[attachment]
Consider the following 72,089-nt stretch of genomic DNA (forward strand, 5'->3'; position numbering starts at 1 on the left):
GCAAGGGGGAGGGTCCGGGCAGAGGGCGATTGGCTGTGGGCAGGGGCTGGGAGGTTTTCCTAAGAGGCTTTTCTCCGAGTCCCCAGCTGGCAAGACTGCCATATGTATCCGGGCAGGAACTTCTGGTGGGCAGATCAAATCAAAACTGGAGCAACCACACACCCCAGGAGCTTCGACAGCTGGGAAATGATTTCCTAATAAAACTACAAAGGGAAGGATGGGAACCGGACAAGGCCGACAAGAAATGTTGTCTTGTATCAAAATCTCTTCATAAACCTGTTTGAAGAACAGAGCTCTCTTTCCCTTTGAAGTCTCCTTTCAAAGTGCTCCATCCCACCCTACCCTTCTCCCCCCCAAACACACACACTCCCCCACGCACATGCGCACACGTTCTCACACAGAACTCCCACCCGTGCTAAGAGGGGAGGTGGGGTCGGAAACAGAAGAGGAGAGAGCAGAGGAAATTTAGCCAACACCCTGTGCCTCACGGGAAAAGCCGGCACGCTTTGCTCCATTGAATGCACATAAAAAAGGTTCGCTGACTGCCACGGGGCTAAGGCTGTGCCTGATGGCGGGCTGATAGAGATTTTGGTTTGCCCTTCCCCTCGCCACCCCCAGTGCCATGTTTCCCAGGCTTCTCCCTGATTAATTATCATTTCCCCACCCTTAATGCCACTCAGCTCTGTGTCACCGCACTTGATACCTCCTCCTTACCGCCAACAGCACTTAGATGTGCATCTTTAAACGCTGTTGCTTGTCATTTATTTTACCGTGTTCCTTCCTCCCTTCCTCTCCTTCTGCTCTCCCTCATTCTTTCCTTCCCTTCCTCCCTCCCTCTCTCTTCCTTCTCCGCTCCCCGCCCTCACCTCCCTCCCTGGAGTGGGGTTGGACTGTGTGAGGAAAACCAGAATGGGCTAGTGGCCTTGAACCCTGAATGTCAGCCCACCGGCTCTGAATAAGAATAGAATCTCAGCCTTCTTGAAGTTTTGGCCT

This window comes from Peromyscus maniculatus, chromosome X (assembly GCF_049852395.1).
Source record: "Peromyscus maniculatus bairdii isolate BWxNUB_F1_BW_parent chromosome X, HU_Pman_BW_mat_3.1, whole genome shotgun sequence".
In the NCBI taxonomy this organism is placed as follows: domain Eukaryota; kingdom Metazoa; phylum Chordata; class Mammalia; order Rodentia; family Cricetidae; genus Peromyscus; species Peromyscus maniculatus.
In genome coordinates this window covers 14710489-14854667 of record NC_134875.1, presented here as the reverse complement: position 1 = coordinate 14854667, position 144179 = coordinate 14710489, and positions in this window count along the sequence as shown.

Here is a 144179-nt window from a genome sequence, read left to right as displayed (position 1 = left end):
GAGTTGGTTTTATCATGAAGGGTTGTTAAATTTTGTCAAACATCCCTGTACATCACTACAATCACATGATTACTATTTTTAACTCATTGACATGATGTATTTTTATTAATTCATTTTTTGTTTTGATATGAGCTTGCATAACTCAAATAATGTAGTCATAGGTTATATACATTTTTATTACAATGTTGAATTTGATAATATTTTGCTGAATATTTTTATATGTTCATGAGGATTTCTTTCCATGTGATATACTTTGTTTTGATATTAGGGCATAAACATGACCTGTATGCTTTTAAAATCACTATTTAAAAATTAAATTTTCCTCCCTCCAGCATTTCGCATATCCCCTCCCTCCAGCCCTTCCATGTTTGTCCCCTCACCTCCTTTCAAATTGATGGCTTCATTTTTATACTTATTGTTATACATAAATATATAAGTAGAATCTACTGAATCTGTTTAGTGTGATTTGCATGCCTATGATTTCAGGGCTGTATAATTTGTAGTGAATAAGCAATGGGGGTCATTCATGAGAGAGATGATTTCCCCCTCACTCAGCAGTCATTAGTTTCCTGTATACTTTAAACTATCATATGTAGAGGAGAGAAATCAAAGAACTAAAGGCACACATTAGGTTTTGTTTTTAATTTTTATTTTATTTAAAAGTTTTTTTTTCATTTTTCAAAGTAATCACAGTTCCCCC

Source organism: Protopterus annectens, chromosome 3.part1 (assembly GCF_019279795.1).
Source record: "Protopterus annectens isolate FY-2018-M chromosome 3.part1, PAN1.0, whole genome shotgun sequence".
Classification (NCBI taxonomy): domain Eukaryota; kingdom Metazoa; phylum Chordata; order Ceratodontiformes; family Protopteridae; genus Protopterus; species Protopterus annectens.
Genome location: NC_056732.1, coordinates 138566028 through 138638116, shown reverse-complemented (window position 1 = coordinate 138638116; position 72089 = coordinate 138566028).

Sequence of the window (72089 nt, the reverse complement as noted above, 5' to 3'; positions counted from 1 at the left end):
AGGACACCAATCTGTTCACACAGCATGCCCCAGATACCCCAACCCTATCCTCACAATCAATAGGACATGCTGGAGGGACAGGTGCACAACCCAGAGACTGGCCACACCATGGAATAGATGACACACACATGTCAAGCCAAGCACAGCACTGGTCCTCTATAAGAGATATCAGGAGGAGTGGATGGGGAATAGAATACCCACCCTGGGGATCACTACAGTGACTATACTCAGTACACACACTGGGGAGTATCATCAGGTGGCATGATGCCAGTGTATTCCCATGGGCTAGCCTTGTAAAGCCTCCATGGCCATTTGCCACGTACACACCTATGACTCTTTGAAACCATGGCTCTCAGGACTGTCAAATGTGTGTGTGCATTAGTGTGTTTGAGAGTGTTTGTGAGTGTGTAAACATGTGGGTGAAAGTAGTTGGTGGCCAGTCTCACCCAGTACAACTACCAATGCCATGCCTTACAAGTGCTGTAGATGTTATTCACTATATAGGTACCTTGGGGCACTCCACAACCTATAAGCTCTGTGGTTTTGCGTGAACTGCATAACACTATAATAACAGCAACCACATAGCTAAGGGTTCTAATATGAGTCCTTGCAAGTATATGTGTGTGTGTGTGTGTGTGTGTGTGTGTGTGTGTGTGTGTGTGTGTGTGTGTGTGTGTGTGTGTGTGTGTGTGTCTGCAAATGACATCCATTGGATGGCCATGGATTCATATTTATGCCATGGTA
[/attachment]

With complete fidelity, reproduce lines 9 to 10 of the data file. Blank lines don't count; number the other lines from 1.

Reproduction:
Source organism: Protopterus annectens, chromosome 3.part1 (assembly GCF_019279795.1).
Source record: "Protopterus annectens isolate FY-2018-M chromosome 3.part1, PAN1.0, whole genome shotgun sequence".